The healthy system’s quality and service strengths aim to help preserve healthcare choices in communities.
As market dynamics put more and more pressure on community health systems, particularly in rural areas, healthcare choice and access to quality care close to home are under threat. Within a recent and short time period, West Virginia has seen five rural hospitals close or announce closings. As a strong and vital community-focused health system based in Morgantown, Mon Health System is proud of its history in preserving its mission to help communities across north central West Virginia maintain access to care close to home in all healthcare delivery approaches.
In the past decade Mon Health System, which has community roots dating back 100 years, has created sustaining partnerships with smaller hospitals to ensure economic health and healthcare choices in communities like Elkins, Fairmont, Grafton, Jane Lew, Kingwood, and Weston, to name a few. The system’s goal is to make sure these communities do not lose their local access to care.
“Independence and sustainability are keys to the future for rural and community healthcare,” says David Goldberg, president and CEO of Mon Health System. “Mon Health is the healthcare provider of choice for most people in north central West Virginia. Our philosophy is that we don’t just practice medicine here; we treat people like family. You can feel the difference in the way we work compared to larger, more impersonal institutions. We have focused on value-based care principles like safety, service, and quality as our true north and continue to be regionally and nationally recognized for top-quality outcomes, patient experience, and our highly regarded programs like cardiovascular, minimally invasive surgery, obstetrics and gynecology, and emergency medicine care to name a few hallmarks of Mon Health care delivery.”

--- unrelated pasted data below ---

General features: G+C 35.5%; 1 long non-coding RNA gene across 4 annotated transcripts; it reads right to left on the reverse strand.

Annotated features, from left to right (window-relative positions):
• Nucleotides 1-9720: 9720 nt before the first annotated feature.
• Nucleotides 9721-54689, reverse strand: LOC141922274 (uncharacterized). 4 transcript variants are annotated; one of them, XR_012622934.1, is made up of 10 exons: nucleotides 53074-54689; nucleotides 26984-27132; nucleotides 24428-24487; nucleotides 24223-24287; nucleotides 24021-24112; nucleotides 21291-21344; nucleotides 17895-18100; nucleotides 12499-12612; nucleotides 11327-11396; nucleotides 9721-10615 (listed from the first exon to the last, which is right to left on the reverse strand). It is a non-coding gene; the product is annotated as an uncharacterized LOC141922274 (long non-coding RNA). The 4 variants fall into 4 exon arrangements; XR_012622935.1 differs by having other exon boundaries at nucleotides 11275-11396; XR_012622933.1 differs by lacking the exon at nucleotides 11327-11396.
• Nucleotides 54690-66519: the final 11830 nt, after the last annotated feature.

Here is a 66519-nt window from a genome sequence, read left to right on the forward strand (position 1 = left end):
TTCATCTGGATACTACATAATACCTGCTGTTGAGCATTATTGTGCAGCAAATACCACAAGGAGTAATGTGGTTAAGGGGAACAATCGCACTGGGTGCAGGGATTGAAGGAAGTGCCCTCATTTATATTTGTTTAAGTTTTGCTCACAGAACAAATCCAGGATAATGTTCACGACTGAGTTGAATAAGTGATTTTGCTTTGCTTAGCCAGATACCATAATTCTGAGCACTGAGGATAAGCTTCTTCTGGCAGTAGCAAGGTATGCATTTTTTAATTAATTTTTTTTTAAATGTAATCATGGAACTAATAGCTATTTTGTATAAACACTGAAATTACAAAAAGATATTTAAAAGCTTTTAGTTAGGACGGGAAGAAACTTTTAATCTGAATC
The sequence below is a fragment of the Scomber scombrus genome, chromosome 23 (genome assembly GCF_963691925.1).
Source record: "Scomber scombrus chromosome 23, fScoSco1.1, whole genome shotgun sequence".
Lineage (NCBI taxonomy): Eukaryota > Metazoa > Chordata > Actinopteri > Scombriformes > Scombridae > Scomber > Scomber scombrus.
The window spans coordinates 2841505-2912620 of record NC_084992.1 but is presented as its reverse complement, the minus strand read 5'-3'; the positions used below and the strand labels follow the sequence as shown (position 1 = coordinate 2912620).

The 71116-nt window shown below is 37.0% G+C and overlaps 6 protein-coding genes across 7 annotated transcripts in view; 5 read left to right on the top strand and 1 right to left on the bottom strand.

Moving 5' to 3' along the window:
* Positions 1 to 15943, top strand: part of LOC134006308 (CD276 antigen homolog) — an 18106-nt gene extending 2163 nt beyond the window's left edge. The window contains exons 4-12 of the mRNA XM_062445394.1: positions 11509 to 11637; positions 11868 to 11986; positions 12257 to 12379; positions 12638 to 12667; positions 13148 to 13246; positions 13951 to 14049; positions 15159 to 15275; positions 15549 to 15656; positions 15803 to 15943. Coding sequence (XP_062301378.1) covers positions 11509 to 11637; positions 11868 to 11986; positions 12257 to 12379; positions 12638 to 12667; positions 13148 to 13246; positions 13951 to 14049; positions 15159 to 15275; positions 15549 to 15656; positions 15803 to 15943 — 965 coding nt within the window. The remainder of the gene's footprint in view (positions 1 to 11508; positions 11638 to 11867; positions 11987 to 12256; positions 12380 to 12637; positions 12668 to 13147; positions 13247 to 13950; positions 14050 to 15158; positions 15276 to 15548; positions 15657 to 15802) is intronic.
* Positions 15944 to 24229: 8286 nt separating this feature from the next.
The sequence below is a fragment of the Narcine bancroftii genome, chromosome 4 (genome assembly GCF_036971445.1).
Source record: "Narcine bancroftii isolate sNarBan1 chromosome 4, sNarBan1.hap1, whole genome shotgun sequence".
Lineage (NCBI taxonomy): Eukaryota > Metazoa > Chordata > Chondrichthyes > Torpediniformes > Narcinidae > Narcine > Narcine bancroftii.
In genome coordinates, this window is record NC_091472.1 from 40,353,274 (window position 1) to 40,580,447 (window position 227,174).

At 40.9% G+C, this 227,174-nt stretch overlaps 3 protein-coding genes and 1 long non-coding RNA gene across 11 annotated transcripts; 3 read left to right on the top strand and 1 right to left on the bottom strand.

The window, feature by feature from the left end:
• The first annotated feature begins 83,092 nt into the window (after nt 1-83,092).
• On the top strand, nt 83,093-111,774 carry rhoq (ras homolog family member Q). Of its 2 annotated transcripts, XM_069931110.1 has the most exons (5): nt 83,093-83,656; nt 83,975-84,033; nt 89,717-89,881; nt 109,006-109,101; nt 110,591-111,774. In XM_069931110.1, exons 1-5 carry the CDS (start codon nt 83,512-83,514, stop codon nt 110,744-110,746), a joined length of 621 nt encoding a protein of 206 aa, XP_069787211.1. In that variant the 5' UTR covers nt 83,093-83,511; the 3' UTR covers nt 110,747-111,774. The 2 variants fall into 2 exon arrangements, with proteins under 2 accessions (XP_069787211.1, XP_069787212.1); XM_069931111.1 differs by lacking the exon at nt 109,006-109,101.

Meeting local health needs
While independent community healthcare choices are essential to preserve and maintain, the hospitals that provide the care closest to home are also better able to understand the community needs and tailor services and programs to those needs. “A good example is perinatal depression,” says
Goldberg. “Here at Mon Health Medical Center, we realized this was a significant issue for families in our community. So we established a program to address the need. At larger institutions, this type of dedicated program might not see the light of day because it does not meet pure revenue goals, but at Mon Health we focus on each patient individually. That’s the real difference between community and rural hospitals and why we need to keep them strong.”